This week, the so-called troika of lenders — the European Union, the European Central Bank (ECB), and the International Monetary Fund (IMF) — agreed to extend another massive aid package to debt-plagued Greece, its second since 2010. The $170 billion bailout comes just in time, forestalling Greece's default on a $19 billion debt payment due in March. Many European leaders are breathing a sigh of relief, since a default could have led to chaos in financial markets and the dissolution of the euro currency bloc. But they aren't exactly doing cartwheels in the streets either, because Greece continues to face daunting, perhaps insurmountable challenges. Even with this latest bailout, are Greece's financial problems beyond repair?
Yes. Greece is doomed: The bailout is predicated on "fairy-tale" projections, says Derek Thompson at The Atlantic. The troika forecasts that Greece's debt-to-GDP ratio will stabilize at 120 percent by 2020 — a "fantasy" that absurdly assumes that Greece's crippling recession "will stop accelerating sometime starting… yesterday." With a new round of harsh austerity measures setting in, the Greek economy will only contract further, putting Greece on track to record "one of the worst recessions for a developed country in modern history." Even with this latest bailout, Greece won't be able to pay its debts under that kind of pressure. The troika's plan is "unrealistic and doomed to fail."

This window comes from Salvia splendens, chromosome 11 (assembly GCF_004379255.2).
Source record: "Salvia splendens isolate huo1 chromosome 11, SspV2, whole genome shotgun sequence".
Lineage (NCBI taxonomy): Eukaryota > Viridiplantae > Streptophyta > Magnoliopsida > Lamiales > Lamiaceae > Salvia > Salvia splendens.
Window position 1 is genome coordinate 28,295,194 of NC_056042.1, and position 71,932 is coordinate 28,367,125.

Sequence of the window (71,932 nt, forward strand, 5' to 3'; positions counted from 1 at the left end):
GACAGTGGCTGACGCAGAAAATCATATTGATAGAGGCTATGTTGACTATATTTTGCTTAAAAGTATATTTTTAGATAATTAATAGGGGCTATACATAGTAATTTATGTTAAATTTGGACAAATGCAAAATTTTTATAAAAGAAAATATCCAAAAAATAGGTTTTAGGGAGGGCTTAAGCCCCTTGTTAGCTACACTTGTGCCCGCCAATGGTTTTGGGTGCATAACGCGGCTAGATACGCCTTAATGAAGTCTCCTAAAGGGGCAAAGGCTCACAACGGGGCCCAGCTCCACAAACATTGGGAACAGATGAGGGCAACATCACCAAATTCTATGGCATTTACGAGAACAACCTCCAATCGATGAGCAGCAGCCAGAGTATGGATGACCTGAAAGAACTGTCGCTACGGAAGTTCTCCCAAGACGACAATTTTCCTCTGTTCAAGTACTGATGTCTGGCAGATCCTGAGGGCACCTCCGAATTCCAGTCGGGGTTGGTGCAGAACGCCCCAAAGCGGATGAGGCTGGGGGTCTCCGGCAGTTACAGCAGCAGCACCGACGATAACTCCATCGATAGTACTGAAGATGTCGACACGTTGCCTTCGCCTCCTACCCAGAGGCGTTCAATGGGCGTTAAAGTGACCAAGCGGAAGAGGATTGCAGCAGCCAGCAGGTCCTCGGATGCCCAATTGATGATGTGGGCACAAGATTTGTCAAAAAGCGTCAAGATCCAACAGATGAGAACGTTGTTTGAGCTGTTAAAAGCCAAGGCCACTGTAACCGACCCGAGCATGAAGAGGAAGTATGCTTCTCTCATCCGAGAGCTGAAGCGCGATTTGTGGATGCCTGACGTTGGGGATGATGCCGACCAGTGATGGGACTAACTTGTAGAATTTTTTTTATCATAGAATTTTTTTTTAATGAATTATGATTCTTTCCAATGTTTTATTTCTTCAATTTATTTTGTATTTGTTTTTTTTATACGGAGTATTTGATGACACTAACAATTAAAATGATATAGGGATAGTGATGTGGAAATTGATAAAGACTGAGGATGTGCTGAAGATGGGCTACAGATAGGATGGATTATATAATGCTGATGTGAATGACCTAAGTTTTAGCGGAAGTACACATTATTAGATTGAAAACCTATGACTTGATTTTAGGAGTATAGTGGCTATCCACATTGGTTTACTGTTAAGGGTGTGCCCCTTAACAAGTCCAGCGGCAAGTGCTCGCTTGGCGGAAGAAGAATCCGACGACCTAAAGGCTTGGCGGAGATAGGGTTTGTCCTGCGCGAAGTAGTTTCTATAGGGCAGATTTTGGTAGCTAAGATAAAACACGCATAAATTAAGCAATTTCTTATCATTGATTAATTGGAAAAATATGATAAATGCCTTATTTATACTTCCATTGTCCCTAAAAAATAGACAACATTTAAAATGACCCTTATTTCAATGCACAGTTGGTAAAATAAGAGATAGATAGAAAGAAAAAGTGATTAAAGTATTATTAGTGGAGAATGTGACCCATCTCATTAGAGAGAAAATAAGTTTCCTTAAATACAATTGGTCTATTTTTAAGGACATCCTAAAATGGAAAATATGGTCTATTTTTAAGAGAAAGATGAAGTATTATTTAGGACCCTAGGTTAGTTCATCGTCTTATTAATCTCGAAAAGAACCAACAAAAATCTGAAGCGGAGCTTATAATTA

"Greece is still doomed: why the new bailout is a fantasy"
Maybe. But the bailout at least buys time: The bailout isn't meant to solve all of Greece's debt problems, says Ezra Klein at The Washington Post. It simply prevents immediate catastrophe, and should allow Europe to "muddle along" for a few more years. "Perhaps, by then, the global recovery will be stronger than we had thought, or the rest of Europe will be in a stronger position to help push Greece over the finish line." Until then, "doomsday just keeps getting delayed." Maybe that's enough for now.
"Muddling along in Europe"
Greeks won't take this lying down: With no bright spots on the economic horizon, "the Greek people will suffer and Greece itself will go through a time of testing not seen since the unrest following World War II," says Rick Moran at American Thinker. Furthermore, the troika is taking unprecedented control over Greece's finances, all but demanding that Greece relinquish its "economic sovereignty." With new elections scheduled for April, don't be surprised if voters "throw out the entire government" in exchange for one that rejects the bailout deal altogether.
"Greek bailout a done deal"